The Abruzzo region is often referred to as the “Green Heart of Europe” due to over one-third of its territory being covered by famous national parks, regional parks, and chamois bear conservation areas. The highest peak of the central Apennines, Gran Sasso, proudly stands here, providing natural advantages for grape cultivation with its unique geographical conditions.
The Abruzzo region can be further divided into four provinces, with Chieti province being the largest wine-producing region, contributing to over 80% of the total wine production in the region. Additionally, Pescara, Teramo, and L’Aquila provinces also have grape cultivation and winemaking activities. The region as a whole experiences a warm Mediterranean climate, moderated by sea breezes from the Adriatic Sea. In the inland areas, the influence of the mountains results in a continental climate with significant day-night temperature variations. It is worth noting that the drive from the high mountainous inland to the coastline takes just 40 minutes, offering diverse terrains, climates, and soils, which contribute to the unique and diverse characteristics of Abruzzo wines.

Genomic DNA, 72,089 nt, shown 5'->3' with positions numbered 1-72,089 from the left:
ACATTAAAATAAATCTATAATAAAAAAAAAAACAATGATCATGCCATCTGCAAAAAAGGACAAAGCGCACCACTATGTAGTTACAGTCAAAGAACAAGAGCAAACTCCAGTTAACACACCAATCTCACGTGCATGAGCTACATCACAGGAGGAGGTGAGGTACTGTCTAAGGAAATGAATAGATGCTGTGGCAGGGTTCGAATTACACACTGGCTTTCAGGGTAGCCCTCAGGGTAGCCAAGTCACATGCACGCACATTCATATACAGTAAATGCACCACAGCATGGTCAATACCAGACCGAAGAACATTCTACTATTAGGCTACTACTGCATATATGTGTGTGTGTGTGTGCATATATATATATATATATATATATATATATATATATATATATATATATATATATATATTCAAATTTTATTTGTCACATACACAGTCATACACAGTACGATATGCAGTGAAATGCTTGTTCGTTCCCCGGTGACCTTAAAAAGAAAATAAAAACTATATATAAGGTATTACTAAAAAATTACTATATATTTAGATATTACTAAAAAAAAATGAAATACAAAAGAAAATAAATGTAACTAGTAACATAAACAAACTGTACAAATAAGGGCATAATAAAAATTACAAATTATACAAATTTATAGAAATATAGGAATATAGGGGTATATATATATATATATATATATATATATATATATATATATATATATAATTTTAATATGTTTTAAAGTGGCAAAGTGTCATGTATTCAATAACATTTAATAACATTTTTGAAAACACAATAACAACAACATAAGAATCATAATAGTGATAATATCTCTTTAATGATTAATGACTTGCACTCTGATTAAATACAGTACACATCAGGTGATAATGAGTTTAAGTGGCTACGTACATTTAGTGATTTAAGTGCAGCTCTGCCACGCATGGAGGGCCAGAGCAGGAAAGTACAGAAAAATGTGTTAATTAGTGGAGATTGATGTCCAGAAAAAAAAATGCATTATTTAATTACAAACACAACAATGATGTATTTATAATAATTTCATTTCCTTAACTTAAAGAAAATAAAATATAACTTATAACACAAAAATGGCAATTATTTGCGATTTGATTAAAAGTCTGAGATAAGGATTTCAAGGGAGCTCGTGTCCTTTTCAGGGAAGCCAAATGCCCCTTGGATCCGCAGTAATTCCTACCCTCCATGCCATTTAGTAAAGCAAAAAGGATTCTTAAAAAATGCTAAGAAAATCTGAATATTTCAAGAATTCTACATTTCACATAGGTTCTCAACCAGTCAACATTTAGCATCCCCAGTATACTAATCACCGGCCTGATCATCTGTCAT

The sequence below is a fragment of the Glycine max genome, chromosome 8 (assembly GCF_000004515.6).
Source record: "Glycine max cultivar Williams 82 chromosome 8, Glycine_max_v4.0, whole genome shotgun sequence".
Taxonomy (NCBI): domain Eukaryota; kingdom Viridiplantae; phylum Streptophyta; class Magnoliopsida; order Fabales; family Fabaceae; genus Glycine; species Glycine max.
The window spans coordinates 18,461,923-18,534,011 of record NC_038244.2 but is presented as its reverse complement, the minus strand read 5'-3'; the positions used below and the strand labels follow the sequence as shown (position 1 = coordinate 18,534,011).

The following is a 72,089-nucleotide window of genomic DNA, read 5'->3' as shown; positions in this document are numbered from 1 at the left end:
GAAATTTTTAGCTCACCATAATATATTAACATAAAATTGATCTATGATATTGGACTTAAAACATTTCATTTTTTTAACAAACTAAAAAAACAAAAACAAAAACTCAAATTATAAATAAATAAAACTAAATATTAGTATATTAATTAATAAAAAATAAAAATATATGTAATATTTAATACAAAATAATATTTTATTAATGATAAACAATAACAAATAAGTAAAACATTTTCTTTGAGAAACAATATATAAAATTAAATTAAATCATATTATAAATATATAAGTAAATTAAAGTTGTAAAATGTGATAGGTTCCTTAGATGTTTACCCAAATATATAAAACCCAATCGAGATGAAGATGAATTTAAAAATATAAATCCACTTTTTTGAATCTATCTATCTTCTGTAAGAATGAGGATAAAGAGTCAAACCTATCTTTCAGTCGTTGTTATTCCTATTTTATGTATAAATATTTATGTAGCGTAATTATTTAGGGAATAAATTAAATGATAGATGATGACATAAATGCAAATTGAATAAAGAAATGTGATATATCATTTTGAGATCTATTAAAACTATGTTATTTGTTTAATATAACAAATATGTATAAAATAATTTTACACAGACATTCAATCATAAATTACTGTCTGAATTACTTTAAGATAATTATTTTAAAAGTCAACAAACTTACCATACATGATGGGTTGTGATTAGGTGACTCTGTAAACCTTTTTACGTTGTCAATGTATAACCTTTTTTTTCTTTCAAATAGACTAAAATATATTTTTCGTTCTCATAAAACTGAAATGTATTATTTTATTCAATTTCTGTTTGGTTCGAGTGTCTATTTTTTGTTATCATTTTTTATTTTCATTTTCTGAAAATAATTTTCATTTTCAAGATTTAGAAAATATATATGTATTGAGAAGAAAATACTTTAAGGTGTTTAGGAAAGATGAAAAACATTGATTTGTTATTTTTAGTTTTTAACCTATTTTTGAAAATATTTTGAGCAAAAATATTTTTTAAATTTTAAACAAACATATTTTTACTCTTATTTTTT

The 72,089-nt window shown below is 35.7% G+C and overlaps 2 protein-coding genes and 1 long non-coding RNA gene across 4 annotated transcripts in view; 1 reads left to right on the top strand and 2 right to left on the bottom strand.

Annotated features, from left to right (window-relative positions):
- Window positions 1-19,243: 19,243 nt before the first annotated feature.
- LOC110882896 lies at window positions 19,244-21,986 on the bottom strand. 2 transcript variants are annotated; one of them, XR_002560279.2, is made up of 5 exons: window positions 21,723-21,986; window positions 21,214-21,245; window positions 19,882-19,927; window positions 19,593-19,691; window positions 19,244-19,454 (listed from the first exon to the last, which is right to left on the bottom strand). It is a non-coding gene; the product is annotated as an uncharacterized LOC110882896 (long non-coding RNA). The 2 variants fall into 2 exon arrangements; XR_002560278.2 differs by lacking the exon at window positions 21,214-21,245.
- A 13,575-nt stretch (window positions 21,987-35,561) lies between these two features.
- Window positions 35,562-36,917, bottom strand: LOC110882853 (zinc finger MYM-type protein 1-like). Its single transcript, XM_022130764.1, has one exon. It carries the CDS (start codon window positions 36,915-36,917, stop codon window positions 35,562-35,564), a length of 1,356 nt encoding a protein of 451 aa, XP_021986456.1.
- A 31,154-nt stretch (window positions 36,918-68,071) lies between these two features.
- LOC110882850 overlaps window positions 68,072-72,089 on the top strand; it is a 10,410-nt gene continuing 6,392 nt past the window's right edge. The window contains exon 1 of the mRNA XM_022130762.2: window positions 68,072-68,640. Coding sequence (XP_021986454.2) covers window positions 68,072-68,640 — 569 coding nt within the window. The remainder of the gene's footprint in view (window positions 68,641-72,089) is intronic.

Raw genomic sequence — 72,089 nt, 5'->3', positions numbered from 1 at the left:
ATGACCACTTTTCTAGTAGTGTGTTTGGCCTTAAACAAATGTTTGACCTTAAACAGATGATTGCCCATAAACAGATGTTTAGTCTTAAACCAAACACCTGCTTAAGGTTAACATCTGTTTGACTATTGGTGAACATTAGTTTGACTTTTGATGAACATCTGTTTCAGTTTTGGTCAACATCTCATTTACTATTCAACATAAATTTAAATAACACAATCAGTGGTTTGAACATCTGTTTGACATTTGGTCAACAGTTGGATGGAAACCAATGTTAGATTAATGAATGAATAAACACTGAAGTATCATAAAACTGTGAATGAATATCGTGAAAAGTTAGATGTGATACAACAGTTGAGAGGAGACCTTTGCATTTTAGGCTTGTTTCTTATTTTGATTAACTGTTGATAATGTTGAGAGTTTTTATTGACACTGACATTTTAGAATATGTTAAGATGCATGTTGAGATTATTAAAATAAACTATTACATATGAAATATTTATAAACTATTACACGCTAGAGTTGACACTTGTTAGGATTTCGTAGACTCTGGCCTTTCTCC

Our first stop was the boutique winery, Valentina Winery, located in the province of Pescara. The picturesque scene before us perfectly represents the essence of Abruzzo’s vineyards: undulating hills meeting the blue sky, patches of yellow-green hues interwoven, the snow-capped Majella Mountains in the distance, and the traditional trellis-style vineyards nearby. Grapevines are cultivated at various altitudes, slope orientations, and soil types, showcasing the rich nuances of terroir.
About Grape Varieties
The Backbone: Montepulciano